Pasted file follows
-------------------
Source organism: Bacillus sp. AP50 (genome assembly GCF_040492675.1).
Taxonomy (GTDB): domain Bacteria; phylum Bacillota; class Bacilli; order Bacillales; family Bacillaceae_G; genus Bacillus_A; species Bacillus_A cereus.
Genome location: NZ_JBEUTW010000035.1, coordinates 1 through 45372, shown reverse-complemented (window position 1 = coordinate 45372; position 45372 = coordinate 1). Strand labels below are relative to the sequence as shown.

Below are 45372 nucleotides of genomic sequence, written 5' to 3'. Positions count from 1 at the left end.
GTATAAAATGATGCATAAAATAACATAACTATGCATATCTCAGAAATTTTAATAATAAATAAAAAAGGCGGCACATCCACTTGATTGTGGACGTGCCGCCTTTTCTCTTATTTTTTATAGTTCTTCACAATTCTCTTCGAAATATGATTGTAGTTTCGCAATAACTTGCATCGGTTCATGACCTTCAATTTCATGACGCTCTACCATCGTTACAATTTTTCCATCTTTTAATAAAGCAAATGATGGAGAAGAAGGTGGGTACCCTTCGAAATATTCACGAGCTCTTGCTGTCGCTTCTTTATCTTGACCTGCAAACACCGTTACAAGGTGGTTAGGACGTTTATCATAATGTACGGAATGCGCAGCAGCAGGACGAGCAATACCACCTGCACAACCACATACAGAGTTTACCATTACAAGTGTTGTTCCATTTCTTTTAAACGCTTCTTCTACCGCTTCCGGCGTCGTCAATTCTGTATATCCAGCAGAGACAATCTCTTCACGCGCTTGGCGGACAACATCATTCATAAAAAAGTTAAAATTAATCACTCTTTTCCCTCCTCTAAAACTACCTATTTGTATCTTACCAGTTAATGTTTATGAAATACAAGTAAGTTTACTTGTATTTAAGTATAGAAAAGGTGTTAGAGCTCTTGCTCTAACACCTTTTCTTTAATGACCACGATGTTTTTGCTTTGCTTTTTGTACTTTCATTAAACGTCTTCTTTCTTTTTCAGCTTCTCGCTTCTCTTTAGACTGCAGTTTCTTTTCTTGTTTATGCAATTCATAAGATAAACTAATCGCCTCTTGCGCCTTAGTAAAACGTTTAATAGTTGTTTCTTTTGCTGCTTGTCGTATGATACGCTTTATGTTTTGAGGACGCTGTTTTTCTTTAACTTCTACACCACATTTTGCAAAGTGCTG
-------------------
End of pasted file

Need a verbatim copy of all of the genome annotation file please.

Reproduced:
Source organism: Bacillus sp. AP50 (genome assembly GCF_040492675.1).
Taxonomy (GTDB): domain Bacteria; phylum Bacillota; class Bacilli; order Bacillales; family Bacillaceae_G; genus Bacillus_A; species Bacillus_A cereus.
Genome location: NZ_JBEUTW010000035.1, coordinates 1 through 45372, shown reverse-complemented (window position 1 = coordinate 45372; position 45372 = coordinate 1). Strand labels below are relative to the sequence as shown.

Below are 45372 nucleotides of genomic sequence, written 5' to 3'. Positions count from 1 at the left end.
GTATAAAATGATGCATAAAATAACATAACTATGCATATCTCAGAAATTTTAATAATAAATAAAAAAGGCGGCACATCCACTTGATTGTGGACGTGCCGCCTTTTCTCTTATTTTTTATAGTTCTTCACAATTCTCTTCGAAATATGATTGTAGTTTCGCAATAACTTGCATCGGTTCATGACCTTCAATTTCATGACGCTCTACCATCGTTACAATTTTTCCATCTTTTAATAAAGCAAATGATGGAGAAGAAGGTGGGTACCCTTCGAAATATTCACGAGCTCTTGCTGTCGCTTCTTTATCTTGACCTGCAAACACCGTTACAAGGTGGTTAGGACGTTTATCATAATGTACGGAATGCGCAGCAGCAGGACGAGCAATACCACCTGCACAACCACATACAGAGTTTACCATTACAAGTGTTGTTCCATTTCTTTTAAACGCTTCTTCTACCGCTTCCGGCGTCGTCAATTCTGTATATCCAGCAGAGACAATCTCTTCACGCGCTTGGCGGACAACATCATTCATAAAAAAGTTAAAATTAATCACTCTTTTCCCTCCTCTAAAACTACCTATTTGTATCTTACCAGTTAATGTTTATGAAATACAAGTAAGTTTACTTGTATTTAAGTATAGAAAAGGTGTTAGAGCTCTTGCTCTAACACCTTTTCTTTAATGACCACGATGTTTTTGCTTTGCTTTTTGTACTTTCATTAAACGTCTTCTTTCTTTTTCAGCTTCTCGCTTCTCTTTAGACTGCAGTTTCTTTTCTTGTTTATGCAATTCATAAGATAAACTAATCGCCTCTTGCGCCTTAGTAAAACGTTTAATAGTTGTTTCTTTTGCTGCTTGTCGTATGATACGCTTTATGTTTTGAGGACGCTGTTTTTCTTTAACTTCTACACCACATTTTGCAAAGTGCTG